How to Refer a Student to the BSC


Faculty, teaching fellows and academic advisers are often the first to recognize that a student is having learning difficulties. You might be alerted by the student's poor academic performance, by comments the student makes in class or in a paper, or by how the student seems to you in terms of their manner or behavior. 

Consider referring a student to the BSC when you feel the student has learning difficulties that are beyond what you can address in your role as an instructor/adviser. You may feel that the student needs more help or a different kind of help than you can offer, or that you are running out of ideas or time. Connecting the student with resources at the BSC, while continuing to work with the student in your capacity as instructor or adviser, will create a network of collaborative support for the student. 

Some signs of academic distress

  • poor study skills (reading, writing, note-making, etc.)
  • failure to turn in assignments 
  • lack of participation in class discussions
  • inability to keep up with the reading
  • poor or falling grades
  • missed classes; falling asleep in class
  • inconsistent performance in discussions vs papers vs exams
  • emotional upset (tears, anger, expressions of frustration, etc.)
  • complaints from other students (e.g., in a group project)

Examples of student concerns

  • “I'm having trouble completing my problem sets”
  • “I can't seem to concentrate on my work”
  • “Everyone here seems better prepared than I am.”
  • "I have so many commitments I don’t know how I can get it all done.”
  • “I have writer’s block”
  • “I thought I was good at school, but I’m not doing as well as I used to.”
  • “I thought I knew what I was doing here, but now I have no idea.”

Tips for helping a student connect with the BSC

It is often difficult for a student to request or accept help, particularly when the student is feeling vulnerable or ashamed. Many Harvard students have never had to ask for help before. Below are a few tips when assisting a student in getting help.

  • Destigmatize the idea of asking for help. When you see a student struggling but they seem reluctant to get help, you can express to the student that these feelings are understandable, that you trust in the student’s ability to address and improve their situation, and that you believe the resources of the BSC will be helpful to the student. You can invite them to look at the BSC website to learn about all the resources available to them and assure them that these services are widely used by students precisely because students find them helpful.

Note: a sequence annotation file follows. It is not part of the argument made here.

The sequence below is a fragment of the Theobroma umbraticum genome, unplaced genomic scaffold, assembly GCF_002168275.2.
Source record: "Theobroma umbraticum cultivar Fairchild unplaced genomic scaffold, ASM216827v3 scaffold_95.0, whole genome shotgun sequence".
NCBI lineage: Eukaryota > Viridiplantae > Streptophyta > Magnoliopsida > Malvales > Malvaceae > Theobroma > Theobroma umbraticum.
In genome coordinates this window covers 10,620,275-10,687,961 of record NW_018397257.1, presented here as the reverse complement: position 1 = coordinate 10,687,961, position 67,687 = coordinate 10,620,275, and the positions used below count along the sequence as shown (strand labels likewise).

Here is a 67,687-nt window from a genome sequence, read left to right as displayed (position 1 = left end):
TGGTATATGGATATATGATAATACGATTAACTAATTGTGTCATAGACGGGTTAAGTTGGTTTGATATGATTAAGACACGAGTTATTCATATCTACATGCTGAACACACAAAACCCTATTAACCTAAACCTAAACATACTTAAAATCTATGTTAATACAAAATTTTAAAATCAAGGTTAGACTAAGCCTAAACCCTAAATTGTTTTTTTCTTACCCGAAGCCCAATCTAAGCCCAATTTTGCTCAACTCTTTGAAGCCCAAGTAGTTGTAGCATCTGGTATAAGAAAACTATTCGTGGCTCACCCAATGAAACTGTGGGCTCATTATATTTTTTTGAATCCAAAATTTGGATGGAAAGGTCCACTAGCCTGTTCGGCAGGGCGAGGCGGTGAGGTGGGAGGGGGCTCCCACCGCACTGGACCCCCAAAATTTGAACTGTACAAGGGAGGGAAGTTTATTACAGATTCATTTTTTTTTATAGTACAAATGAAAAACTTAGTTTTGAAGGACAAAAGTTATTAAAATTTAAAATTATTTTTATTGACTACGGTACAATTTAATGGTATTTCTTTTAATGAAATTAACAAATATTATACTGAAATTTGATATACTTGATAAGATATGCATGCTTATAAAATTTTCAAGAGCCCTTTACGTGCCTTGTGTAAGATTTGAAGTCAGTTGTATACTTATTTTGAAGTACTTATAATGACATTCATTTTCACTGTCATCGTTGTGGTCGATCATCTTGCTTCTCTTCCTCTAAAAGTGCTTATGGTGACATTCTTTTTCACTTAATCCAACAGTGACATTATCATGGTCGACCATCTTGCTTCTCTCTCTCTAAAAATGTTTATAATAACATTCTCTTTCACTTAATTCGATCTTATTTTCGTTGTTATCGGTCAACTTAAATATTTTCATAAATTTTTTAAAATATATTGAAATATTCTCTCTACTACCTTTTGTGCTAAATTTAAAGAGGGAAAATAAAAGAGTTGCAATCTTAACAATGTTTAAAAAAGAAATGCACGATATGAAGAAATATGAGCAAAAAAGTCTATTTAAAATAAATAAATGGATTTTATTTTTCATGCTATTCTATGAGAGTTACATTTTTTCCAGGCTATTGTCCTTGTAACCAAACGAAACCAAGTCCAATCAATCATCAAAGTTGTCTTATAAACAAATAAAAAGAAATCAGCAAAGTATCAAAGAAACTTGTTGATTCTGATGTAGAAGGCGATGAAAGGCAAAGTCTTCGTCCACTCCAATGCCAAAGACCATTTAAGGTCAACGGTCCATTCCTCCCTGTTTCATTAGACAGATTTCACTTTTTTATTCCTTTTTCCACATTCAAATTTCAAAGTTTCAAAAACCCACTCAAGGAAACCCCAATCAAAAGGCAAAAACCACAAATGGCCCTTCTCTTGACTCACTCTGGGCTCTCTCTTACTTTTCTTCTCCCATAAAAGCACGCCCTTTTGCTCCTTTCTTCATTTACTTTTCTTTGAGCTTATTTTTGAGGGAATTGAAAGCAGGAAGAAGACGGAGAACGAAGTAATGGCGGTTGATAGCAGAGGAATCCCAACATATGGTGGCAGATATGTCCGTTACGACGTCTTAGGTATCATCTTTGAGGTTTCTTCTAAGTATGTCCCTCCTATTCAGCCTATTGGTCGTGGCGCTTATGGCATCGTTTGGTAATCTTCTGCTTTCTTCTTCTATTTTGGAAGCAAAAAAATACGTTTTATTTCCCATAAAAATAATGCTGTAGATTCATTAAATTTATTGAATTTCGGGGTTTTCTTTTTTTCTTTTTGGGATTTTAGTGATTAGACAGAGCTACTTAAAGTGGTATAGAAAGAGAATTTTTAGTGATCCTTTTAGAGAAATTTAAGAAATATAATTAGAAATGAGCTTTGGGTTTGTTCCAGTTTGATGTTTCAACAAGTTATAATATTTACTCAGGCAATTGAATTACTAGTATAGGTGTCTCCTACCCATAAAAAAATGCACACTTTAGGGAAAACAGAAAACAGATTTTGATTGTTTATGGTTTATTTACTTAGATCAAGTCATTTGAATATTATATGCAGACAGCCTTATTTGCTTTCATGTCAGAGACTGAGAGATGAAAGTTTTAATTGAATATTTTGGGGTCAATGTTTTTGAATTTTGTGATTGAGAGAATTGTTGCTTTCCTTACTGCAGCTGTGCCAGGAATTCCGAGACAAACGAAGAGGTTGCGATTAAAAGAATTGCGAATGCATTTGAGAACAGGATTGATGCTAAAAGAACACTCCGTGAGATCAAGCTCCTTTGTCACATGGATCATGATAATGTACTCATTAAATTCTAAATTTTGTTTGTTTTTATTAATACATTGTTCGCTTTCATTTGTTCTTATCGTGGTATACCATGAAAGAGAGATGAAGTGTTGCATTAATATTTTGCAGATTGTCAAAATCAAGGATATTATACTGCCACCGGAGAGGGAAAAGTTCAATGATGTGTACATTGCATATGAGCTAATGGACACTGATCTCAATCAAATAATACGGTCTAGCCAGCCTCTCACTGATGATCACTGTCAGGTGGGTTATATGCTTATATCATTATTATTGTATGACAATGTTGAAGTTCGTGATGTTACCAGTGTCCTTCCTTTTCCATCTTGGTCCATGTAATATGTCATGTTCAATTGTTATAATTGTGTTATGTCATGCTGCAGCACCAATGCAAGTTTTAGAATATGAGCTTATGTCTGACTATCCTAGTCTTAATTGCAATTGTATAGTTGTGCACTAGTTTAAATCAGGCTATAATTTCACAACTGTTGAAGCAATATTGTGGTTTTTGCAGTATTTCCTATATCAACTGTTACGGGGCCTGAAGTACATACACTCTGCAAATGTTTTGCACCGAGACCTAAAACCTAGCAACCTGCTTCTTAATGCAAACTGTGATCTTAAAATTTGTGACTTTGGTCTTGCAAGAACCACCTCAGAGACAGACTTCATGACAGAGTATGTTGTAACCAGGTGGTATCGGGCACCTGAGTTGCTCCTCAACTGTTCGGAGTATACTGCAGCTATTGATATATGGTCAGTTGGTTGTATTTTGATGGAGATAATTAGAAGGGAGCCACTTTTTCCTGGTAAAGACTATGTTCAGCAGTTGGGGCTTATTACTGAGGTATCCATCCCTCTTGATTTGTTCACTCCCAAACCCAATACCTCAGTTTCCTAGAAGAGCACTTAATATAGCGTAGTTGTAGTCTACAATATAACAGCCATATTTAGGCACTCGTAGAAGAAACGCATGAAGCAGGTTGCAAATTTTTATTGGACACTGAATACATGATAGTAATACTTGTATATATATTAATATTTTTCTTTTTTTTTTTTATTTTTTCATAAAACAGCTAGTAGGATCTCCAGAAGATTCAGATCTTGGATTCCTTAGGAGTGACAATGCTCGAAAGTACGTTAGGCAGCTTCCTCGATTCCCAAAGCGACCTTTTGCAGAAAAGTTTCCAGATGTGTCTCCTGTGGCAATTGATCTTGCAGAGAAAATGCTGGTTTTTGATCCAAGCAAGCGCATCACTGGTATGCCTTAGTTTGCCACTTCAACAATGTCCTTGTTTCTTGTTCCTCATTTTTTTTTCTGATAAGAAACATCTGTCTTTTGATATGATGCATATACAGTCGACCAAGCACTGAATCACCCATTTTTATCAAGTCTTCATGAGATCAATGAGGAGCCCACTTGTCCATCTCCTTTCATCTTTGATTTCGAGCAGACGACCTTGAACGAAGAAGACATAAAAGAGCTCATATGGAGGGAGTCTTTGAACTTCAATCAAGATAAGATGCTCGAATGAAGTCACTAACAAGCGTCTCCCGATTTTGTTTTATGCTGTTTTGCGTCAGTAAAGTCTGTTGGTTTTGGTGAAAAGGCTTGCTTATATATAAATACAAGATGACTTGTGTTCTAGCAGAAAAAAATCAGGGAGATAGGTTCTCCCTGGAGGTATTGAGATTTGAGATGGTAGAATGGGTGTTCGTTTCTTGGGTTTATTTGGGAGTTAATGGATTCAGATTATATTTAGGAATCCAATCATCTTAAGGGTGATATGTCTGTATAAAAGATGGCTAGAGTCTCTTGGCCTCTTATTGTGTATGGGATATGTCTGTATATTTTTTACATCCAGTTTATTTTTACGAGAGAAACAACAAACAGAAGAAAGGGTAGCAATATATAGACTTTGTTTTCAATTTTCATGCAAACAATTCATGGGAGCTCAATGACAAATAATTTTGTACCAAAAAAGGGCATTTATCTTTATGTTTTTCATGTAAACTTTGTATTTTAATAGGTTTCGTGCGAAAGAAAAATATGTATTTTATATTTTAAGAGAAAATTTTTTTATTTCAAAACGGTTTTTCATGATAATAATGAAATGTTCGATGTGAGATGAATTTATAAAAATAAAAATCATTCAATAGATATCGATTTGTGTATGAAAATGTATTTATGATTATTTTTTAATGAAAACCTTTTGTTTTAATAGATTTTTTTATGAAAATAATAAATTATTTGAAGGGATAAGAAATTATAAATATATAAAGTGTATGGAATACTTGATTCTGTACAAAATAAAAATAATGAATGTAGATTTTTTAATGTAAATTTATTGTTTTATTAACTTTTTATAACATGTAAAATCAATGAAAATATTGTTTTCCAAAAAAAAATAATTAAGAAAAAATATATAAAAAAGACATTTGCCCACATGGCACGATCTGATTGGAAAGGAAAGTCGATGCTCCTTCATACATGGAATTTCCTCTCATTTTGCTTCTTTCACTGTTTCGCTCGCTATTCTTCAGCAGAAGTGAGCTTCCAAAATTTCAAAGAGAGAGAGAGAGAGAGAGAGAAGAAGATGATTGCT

• Make your referral a personal one. If you know a particular BSC academic counselor, you could refer your student to that academic counselor by name or to a workshop or discussion group led by that academic counselor. Alternatively, you can invite the student to look over the list of staff biographies on our website to find an academic counselor who seems like a good match for their interests and concern. If the student seems reluctant to call for an appointment, you might offer to call the BSC yourself, in the student's presence, to make an appointment; this sort of personal accompaniment often helps students take that first difficult step towards getting assistance.
  • Make an email introduction. When referring a student to the BSC, it can be helpful to make an email-introduction in which you email the student and a BSC academic counselor. Doing so with a student’s knowledge and willingness is best so as to honor a student’s sense of agency, authority, and privacy. For instance, you might write

    Dear [Student] and [BSC Academic Counselor],

    I’m introducing the two of you by email. [Student], as I had mentioned to you, I think you might find it really helpful to have a conversation with [BSC Academic Counselor].

    [BSC Academic Counselor], [Student] is a [freshman/sophomore/junior/senior] in [Dorm/House], concentrating in [Department], and as we’ve been talking, he has let me know that he is finding himself without his usual motivation and gusto for his courses and other involvements these days. Some difficulties in his family’s circumstances are also weighing on him. We both think it might be helpful for him to talk things over with an academic counselor at the BSC, so I hope you two can find a time to meet and take stock of things together.